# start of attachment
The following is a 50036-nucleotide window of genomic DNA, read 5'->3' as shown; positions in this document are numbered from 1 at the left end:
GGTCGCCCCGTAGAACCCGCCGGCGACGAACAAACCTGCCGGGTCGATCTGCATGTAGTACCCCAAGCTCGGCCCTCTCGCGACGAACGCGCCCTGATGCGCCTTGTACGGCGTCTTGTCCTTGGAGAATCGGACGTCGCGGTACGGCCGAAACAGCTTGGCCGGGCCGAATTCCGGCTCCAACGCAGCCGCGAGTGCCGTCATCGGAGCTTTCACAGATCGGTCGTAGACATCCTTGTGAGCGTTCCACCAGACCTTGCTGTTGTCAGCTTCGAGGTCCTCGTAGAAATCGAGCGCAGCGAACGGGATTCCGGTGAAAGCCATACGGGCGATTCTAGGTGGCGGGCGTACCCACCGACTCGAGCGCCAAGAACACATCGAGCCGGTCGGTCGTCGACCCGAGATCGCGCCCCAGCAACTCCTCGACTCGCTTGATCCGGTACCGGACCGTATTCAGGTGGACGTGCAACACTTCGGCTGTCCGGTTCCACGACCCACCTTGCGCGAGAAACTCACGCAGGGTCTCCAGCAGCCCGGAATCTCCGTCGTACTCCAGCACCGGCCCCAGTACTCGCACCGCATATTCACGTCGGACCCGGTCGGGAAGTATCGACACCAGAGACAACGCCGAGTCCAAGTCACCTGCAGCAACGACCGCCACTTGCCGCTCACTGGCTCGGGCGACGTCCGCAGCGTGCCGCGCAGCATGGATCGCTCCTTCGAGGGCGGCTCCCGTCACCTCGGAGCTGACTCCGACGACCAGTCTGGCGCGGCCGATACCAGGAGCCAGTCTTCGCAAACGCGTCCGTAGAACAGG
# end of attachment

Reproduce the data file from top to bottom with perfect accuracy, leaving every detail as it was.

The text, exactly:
The following is a 50036-nucleotide window of genomic DNA, read 5'->3' as shown; positions in this document are numbered from 1 at the left end:
GGTCGCCCCGTAGAACCCGCCGGCGACGAACAAACCTGCCGGGTCGATCTGCATGTAGTACCCCAAGCTCGGCCCTCTCGCGACGAACGCGCCCTGATGCGCCTTGTACGGCGTCTTGTCCTTGGAGAATCGGACGTCGCGGTACGGCCGAAACAGCTTGGCCGGGCCGAATTCCGGCTCCAACGCAGCCGCGAGTGCCGTCATCGGAGCTTTCACAGATCGGTCGTAGACATCCTTGTGAGCGTTCCACCAGACCTTGCTGTTGTCAGCTTCGAGGTCCTCGTAGAAATCGAGCGCAGCGAACGGGATTCCGGTGAAAGCCATACGGGCGATTCTAGGTGGCGGGCGTACCCACCGACTCGAGCGCCAAGAACACATCGAGCCGGTCGGTCGTCGACCCGAGATCGCGCCCCAGCAACTCCTCGACTCGCTTGATCCGGTACCGGACCGTATTCAGGTGGACGTGCAACACTTCGGCTGTCCGGTTCCACGACCCACCTTGCGCGAGAAACTCACGCAGGGTCTCCAGCAGCCCGGAATCTCCGTCGTACTCCAGCACCGGCCCCAGTACTCGCACCGCATATTCACGTCGGACCCGGTCGGGAAGTATCGACACCAGAGACAACGCCGAGTCCAAGTCACCTGCAGCAACGACCGCCACTTGCCGCTCACTGGCTCGGGCGACGTCCGCAGCGTGCCGCGCAGCATGGATCGCTCCTTCGAGGGCGGCTCCCGTCACCTCGGAGCTGACTCCGACGACCAGTCTGGCGCGGCCGATACCAGGAGCCAGTCTTCGCAAACGCGTCCGTAGAACAGG